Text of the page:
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W.E.B. is an American prime time drama series that aired on NBC for five episodes from September 13 until October 5, 1978.

W.E.B.
Genre Drama
Starring Pamela Bellwood
Richard Basehart
Alex Cord
Country of origin United States
Original language(s) English
No. of seasons 1
No. of episodes 5
Production
Producer(s) Lin Bolen
Running time 60 minutes
Production company(s) 20th Century Fox Television
Release
Original network NBC
Original release September 13 – October 5, 1978

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CastEdit

OverviewEdit

W.E.B. showed the inner workings of the TV industry, centering on brash female programming executive Ellen Cunningham (Pamela Bellwood) at fictional network Trans-American Broadcasting. As head of Special Events Programming, Ellen was confronted with a variety of obstacles, most notably her male colleagues, such as ruthless programming head Jack Kiley (Alex Cord), drunken has-been news chief Gus Dunlap (Richard Basehart), and ratings-obsessed research chief Harvey Pearlstein (Lee Wilkof).

The initials that comprised W.E.B. were never explained on the series; presumably, it referred to the fact that "web" is a slang term for a broadcast network. (In promotional spots, the show was called simply "web", not "double-you ee bee".)[1]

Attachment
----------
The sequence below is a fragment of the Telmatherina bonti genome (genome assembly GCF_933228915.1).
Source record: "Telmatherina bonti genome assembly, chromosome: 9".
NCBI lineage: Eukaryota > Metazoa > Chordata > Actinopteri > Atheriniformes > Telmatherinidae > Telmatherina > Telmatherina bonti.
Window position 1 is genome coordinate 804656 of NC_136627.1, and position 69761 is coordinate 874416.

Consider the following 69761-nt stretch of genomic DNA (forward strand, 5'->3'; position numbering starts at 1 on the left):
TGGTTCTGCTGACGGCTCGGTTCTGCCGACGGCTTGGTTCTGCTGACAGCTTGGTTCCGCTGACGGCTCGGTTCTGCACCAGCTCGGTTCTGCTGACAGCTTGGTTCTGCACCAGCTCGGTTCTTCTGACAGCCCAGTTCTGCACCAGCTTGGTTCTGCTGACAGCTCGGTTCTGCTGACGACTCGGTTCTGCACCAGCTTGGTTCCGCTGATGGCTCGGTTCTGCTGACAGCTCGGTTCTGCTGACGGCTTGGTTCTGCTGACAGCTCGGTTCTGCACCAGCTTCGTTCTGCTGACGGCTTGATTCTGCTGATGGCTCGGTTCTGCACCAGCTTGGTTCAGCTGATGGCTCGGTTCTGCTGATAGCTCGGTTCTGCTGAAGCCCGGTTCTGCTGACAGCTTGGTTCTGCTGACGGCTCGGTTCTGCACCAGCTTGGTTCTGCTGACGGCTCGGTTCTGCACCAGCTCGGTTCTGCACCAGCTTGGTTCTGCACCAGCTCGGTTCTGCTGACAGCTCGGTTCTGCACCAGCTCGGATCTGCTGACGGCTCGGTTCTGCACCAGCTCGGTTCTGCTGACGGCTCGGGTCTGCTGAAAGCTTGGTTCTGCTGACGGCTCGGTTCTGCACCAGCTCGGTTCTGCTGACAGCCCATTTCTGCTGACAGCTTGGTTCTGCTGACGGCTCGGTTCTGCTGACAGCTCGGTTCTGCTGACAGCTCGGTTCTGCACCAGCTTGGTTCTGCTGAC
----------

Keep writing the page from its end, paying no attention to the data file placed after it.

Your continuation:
W.E.B. was originally scheduled to air on Wednesday nights at 10pm Eastern, and debuted on Wednesday, September 13, 1978. However, new NBC boss Fred Silverman's decision to scrap the proposed hour-long sitcom Coastocoast, originally announced for the Thursday 10pm slot, caused the network to move W.E.B. to Thursdays. It didn't help -- W.E.B. aired just four more episodes, the last on October 5, 1978. It was replaced with the police drama David Cassidy: Man Under Cover.

In a case of life and art imitating each other, W.E.B. was at least partially inspired by the 1976 film Network, starring Faye Dunaway. Dunaway's role in the movie (ratings-mad TV exec Diana Christensen) was said to have been based on NBC's former daytime programming chief Lin Bolen—who produced W.E.B.[2] However, Bolen has denied that the Network character was based on her.[3]

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